The Geneva Project - Truth review by kendrat71
The Geneva Project - Truth (Volume 1)
Age Range - 12 and up
Genre - Adventure

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Age at time of review - 17
Reviewer's Location - Conneautville, Pennsylvania, United States
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Jane 65 is a young girl who lives on Hullabee Island. Her real name is Geneva Sommers, and she is an orphan. She was found ten years ago after the Flood, and is the youngest of all the orphans at the Troian Center. The Troian Center is run by greedy, evil headmistress Greeley who collects all the valuables the youngsters find and hoards them, though the items could be used to help fund the rebuilding of the island. Greeley couldn't care less about names, so each girl is a Jane and each boy is a John.

Geneva has a crush on John 18, a.k.a. Nova, a freakishly tall, green-eyed blonde who is three years older than her, as well as a fellow orphan. John 26 (Remi) is a shy, timid boy and one of Geneva's only friends. Jane 31 is a bully who constantly teases Geneva, and one day Geneva snaps. She shouts back at the girl, revealing Jane 31's true name- Jemma. Jemma attacks Geneva, punching her. Geneva blacks out and wakes to find herself in the nurse's office. Nova tells her that she hit Jemma back, but Geneva is confused. She only remembers being hit.

After this strange incident, a group of orphans meet in her room. One confidently claims that she will be able to protect them all if they are in trouble, and another says they are like her. Thus begins Geneva's journey to find out what happened so many years ago, and why.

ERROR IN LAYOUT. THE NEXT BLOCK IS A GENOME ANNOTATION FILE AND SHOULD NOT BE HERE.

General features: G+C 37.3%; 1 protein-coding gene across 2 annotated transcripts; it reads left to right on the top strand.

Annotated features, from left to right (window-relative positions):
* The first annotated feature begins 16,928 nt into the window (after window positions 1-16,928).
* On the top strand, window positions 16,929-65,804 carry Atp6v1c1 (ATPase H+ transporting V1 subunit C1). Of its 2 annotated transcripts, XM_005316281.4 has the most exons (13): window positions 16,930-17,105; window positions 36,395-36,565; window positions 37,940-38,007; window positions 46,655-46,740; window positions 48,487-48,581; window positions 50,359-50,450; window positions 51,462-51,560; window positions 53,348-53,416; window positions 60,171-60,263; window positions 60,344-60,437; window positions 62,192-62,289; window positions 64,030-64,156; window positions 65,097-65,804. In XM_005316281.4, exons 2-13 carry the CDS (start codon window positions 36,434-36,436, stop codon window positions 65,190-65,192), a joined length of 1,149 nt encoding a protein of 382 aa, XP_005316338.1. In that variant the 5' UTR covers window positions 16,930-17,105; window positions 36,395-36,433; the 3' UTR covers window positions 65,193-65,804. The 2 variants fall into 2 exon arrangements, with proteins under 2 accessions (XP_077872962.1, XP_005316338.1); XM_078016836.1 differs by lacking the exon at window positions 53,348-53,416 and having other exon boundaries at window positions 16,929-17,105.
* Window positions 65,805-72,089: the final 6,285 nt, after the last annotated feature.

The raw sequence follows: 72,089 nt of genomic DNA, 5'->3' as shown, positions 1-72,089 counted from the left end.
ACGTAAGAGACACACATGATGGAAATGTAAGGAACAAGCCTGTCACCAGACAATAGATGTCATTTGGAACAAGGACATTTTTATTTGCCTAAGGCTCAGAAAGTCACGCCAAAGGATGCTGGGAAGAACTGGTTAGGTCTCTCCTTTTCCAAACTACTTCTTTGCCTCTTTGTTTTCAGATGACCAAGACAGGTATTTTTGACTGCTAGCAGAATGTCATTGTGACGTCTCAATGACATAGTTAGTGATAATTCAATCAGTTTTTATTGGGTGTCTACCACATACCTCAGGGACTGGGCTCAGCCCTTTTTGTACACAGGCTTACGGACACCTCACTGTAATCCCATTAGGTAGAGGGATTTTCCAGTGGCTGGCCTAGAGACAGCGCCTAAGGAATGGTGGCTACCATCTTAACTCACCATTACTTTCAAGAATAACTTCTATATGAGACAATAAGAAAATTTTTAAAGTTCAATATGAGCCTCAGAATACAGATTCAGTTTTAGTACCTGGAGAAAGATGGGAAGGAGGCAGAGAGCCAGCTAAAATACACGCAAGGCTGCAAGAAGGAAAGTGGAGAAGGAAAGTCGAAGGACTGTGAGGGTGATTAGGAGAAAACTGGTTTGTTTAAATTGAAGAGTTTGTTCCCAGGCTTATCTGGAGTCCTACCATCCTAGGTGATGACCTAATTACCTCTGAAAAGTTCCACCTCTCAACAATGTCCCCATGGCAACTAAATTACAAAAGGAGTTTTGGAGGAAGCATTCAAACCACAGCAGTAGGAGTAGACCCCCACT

Honestly, I didn't really like this book. Within the first few chapters I knew that it would be a challenge to finish. There were many literary discrepancies that I found difficult to overlook. Within the first few chapters, glaring math errors were catching my attention. The book states that the Flood occurred ten years ago and Geneva was barely one when she was found. However, Geneva assumes herself to be twelve, one year younger than the youngest group of orphaned children that survived the Flood. One of her close acquaintances reveals that he knows his real name, as opposed the the John (or Jane) #__ that every orphan has been assigned. Being in the youngest group, it seems rather sketchy that he could know since he could not have been older than two or three and had undergone a traumatic experience.

The magic aspect, though intertwining with the storyline, seems like it was only added into the last draft as an afterthought. It read like an oval being pushed againt a circle slot; it just didn't fit perfectly.

This book definitely did not make my favorites' list. I really wish that I could have liked it, as the idea was intriguing and unique. Perhaps the next books in the series are better, but I won't be finding out.

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